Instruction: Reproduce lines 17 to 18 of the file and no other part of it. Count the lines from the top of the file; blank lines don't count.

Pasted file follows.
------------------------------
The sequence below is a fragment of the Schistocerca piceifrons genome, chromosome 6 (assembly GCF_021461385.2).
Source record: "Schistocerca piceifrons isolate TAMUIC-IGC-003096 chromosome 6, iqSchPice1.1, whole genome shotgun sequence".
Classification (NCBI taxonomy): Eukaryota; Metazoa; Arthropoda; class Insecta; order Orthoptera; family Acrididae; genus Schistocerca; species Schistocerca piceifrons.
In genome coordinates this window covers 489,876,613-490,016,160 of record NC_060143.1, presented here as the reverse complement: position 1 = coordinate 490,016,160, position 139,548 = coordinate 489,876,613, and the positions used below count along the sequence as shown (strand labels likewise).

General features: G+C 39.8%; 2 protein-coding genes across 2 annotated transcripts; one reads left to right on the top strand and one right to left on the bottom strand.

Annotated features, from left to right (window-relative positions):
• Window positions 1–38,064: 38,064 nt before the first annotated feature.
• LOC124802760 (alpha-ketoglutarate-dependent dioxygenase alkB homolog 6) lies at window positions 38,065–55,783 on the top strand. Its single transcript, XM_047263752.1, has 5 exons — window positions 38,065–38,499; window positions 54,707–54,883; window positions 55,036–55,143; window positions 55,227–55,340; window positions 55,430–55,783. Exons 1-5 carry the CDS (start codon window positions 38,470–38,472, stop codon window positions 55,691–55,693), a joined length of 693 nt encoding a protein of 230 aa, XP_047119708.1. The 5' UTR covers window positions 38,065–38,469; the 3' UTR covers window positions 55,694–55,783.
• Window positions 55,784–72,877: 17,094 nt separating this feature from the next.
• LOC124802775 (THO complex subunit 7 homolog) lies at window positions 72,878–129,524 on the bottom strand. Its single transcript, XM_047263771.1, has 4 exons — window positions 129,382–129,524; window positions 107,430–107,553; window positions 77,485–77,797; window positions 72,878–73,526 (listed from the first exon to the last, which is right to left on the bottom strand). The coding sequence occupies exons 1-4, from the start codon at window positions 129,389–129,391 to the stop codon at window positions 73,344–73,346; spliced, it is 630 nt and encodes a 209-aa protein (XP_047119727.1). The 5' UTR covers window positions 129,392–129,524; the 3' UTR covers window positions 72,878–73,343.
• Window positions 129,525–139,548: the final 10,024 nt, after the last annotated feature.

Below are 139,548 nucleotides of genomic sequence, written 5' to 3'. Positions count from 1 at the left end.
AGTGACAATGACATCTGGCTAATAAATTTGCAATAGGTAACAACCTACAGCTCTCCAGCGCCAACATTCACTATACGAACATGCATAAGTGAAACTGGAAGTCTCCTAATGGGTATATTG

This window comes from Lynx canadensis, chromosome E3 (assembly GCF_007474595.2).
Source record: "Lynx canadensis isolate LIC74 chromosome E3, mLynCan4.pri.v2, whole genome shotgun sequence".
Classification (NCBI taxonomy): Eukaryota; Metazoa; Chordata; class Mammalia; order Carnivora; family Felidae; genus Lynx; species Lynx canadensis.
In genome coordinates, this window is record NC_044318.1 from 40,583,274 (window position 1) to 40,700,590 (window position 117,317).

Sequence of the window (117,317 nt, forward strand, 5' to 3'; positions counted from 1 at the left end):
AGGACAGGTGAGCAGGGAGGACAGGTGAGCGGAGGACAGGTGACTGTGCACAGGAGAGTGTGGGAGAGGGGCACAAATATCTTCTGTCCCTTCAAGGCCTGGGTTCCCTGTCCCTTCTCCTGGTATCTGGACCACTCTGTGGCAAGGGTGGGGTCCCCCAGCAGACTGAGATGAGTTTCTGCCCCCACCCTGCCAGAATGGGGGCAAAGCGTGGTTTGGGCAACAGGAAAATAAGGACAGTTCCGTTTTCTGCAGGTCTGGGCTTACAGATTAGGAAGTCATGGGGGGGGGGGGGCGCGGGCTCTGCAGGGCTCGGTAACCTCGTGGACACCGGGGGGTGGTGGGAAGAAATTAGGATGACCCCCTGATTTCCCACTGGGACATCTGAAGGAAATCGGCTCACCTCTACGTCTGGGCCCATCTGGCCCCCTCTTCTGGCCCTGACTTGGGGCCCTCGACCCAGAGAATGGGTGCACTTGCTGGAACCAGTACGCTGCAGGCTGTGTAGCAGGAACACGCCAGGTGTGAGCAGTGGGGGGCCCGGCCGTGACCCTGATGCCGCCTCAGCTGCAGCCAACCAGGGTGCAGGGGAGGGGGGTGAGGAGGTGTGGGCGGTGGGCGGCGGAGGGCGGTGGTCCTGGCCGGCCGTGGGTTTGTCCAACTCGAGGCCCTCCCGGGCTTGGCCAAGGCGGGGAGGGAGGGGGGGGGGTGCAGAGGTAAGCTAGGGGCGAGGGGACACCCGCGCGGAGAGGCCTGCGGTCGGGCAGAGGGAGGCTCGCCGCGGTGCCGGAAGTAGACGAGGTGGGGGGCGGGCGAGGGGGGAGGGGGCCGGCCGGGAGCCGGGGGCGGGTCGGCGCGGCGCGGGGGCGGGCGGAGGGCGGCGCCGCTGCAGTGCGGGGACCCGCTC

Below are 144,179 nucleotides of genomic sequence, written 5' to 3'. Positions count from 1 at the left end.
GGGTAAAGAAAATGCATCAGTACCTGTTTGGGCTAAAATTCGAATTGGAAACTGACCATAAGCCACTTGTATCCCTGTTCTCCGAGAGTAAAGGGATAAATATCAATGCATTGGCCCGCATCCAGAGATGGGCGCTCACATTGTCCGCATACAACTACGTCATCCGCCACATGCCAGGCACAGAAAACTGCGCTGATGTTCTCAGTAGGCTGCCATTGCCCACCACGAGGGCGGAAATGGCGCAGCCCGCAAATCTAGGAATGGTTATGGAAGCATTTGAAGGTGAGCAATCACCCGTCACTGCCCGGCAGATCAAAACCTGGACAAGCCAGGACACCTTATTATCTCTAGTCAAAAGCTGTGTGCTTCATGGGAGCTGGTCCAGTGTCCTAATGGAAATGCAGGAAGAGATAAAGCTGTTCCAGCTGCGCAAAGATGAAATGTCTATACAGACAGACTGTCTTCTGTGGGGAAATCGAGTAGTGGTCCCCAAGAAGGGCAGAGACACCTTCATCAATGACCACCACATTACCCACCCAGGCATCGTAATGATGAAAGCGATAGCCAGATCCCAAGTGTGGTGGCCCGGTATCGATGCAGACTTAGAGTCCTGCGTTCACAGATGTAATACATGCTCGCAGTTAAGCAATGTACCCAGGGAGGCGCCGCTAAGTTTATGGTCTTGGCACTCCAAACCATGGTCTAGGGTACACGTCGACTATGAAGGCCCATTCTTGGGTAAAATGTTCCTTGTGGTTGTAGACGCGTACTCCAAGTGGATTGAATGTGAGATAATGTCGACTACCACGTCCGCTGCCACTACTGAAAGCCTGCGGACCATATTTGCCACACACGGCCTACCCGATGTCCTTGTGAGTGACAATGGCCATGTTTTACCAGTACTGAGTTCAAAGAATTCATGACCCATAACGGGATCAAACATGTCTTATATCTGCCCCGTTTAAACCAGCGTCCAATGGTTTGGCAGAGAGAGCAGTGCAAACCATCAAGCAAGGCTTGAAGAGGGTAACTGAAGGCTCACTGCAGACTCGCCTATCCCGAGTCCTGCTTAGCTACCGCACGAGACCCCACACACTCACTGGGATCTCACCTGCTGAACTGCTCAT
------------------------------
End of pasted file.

In genome coordinates, this window is record NC_044318.1 from 40,583,274 (window position 1) to 40,700,590 (window position 117,317).

Sequence of the window (117,317 nt, forward strand, 5' to 3'; positions counted from 1 at the left end):